I had a very personal reaction to Colleran’s statements about identity politics. I vote blue because I care about other people. Despite being upper-middle class, I understand that my tax dollars feed a seven-year-old who eats school-provided breakfast and helps the elderly in government subsidized nursing homes. I know this because I have been that seven year old. I have lived in neighborhoods where my friends have died coming home from school, in places in the “inner city” that most people wouldn’t touch with a ten foot pole. I understand upward mobility, but I would have never been given the chance at the life I have now if it wasn’t for left-leaning policies like Upward Bound, The Posse Foundation, and SexEd at government subsidized community centers like The Door. Upward mobility has given me the ability to empathize with those less fortunate. I look beyond my race when I vote. I acknowledge that I did not always live in the privilege I have now, and because of that, I look beyond myself when I go to the ballot.
I did not get the luxury of looking into history books and seeing 43 people who looked like me leading the United States.
Colleran said, “When Barack Obama was elected, as much as I disagree with his policies, I thought we had finally arrived at the day when race would simply go away and we could live in a post-racial society.”
When Barack Obama was elected, I was ten years old and I knew I was not living in a post-racial society. I was one of three Black girls in my entire grade at a predominantly white school. I faced microaggressions on a daily basis because I was different. Because I was Black. I cried when CNN called California and Obama was declared the winner of the election. I cried because even at ten years old, I legitimately thought I would never see the day when someone who looked like me would be the President. I did not get the luxury of looking into history books and seeing 43 people who looked like me leading the United States.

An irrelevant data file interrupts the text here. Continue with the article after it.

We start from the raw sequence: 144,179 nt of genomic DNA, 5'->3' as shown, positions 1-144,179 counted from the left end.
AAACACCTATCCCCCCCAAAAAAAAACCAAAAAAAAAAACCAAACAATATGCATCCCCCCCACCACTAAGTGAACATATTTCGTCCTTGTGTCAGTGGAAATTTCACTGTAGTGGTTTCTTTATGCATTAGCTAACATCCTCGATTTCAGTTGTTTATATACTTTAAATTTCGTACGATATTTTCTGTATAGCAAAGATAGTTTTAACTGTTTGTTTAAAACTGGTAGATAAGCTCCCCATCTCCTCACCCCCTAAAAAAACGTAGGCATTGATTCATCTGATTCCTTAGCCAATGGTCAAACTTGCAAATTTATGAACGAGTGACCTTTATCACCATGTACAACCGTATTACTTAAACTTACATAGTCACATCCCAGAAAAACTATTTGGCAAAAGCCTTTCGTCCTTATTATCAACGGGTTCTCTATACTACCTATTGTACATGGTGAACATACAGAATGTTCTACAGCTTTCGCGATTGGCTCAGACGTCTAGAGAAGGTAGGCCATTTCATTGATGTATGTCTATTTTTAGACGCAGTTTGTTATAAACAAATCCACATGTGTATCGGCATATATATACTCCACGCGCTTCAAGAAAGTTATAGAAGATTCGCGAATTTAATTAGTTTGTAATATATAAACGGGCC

Instead, I saw pictures of slaves with their skin falling off their backs, teenagers getting hosed down and attacked by dogs during the Civil RIghts Movement, and unarmed Black men like Sean Bell being killed by barrages of bullets. Barack Obama, with his Black wife and Black kids, made me feel like I could do or be anything. My mom didn’t vote for him because he was Black, she voted for him because she’s a nurse who has seen people die in publicly funded hospitals because their healthcare didn’t provide enough coverage for them. She voted for him because she wanted everyone to have a fighting chance the same chance she was given as a young immigrant trying to get an education and supporting her child as a single parent. It’s the same reason why I voted for Hillary Clinton––because I care. I do not vote on a single issue like abortion. I vote to advance society as a whole.
So here is my message to Matt Colleran:
I know I am Black. I live that experience every day. It’s not because of left leaning policies, like you state–it’s because of systematic oppression. My blackness causes me to cry when people my age, like Tamir Rice and Michael Brown, die at the hands of police brutality. It makes me not want to have a son because I’m afraid he’ll be murdered walking through our suburban neighborhood in 20 years, just like Trayvon Martin did. My blackness forces me to say “Black Lives Matter” because I can’t say “all lives matter” until Black people are not disenfranchised. If a house were on fire and the fire department came to put the fire out, you wouldn’t point to another house and say that house mattered too. So why say “all lives matter” when someone says that Black Lives Matter? Your bio states “The issue that he is most passionate about has always been the right to life, which he views as the most fundamental of all human rights.” By that logic, Black Lives Matter.
In the “I Have a Dream Speech” you cited, Martin Luther King Jr. stated “There will be neither rest nor tranquility in America until the Negro is granted his citizenship rights. The whirlwinds of revolt will continue to shake the foundations of our nation until the bright day of justice emerges.” I’d love to say that people should be judged by the content of their character and not the color of their skin, but that won’t happen until people like you look beyond their own experiences and open their eyes to the plight of others.